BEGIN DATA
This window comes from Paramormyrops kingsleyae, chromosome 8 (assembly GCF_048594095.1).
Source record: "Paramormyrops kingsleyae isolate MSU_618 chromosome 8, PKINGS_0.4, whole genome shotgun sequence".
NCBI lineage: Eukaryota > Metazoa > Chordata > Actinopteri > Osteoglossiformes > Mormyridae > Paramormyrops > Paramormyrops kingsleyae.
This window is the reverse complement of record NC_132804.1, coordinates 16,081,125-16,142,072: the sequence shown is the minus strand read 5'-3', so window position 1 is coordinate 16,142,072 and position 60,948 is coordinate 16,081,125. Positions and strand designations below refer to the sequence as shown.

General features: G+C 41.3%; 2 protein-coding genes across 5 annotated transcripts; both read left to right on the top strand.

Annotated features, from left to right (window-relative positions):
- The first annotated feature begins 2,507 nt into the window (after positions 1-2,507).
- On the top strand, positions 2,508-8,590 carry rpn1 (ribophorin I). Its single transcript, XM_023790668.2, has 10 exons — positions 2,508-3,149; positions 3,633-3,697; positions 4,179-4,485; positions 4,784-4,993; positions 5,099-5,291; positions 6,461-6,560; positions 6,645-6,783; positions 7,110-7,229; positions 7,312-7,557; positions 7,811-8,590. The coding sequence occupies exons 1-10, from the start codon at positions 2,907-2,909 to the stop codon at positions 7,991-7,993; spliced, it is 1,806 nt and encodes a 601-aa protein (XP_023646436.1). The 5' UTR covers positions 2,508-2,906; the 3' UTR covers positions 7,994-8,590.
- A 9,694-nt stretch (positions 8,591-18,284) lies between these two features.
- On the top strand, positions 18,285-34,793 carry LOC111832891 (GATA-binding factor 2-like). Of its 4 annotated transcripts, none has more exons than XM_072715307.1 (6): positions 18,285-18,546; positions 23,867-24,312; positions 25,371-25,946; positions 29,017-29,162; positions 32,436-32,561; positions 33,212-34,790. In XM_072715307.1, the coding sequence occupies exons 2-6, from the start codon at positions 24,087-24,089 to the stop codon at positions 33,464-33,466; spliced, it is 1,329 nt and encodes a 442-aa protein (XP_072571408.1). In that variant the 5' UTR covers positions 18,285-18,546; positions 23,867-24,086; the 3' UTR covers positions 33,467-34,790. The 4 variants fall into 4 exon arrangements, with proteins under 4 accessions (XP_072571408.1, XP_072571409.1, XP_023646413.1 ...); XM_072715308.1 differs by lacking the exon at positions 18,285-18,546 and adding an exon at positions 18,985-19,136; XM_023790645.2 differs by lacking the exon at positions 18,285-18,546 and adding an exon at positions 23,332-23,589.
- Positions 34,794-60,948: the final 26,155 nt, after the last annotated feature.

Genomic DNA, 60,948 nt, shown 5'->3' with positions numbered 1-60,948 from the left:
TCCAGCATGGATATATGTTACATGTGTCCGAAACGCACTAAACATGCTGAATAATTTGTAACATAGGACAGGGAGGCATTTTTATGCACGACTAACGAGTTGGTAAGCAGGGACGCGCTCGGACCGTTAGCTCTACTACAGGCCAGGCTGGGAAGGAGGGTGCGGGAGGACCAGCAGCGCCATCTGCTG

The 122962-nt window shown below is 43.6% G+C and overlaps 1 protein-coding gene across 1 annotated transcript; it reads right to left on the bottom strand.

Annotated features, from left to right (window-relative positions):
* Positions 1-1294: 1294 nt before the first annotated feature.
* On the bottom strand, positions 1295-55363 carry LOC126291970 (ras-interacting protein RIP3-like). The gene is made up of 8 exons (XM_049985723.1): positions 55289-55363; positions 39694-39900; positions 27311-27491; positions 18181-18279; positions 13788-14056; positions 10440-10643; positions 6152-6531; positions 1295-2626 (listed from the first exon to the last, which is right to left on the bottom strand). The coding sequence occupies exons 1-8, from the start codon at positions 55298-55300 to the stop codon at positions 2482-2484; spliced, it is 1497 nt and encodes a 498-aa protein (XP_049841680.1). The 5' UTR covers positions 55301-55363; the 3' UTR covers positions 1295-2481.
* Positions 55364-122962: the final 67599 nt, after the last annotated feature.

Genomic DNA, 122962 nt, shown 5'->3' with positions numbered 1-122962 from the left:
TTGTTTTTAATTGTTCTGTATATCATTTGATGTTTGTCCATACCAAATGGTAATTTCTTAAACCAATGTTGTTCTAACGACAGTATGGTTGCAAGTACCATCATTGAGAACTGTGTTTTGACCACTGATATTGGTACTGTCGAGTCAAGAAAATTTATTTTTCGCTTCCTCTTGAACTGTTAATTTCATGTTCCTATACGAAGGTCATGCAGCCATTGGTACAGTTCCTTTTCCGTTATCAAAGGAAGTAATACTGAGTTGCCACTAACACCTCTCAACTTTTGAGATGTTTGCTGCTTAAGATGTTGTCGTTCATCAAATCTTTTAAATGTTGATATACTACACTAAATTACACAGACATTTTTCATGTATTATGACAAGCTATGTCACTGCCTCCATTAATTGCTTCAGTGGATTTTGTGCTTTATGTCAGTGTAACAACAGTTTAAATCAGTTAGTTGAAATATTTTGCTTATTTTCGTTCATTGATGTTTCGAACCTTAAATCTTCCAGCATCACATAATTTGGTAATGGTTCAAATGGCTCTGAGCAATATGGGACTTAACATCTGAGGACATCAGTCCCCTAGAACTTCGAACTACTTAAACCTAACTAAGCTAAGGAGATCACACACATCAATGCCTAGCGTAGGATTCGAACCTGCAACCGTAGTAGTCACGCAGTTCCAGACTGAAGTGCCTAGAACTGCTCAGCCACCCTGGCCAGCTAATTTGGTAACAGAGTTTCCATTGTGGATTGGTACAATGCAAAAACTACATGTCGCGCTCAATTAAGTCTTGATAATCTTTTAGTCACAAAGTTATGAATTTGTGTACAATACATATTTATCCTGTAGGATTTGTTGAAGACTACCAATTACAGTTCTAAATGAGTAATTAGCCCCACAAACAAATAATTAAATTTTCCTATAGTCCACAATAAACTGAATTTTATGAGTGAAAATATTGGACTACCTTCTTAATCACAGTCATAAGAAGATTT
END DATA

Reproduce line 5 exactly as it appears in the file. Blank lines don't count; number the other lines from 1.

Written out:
General features: G+C 41.3%; 2 protein-coding genes across 5 annotated transcripts; both read left to right on the top strand.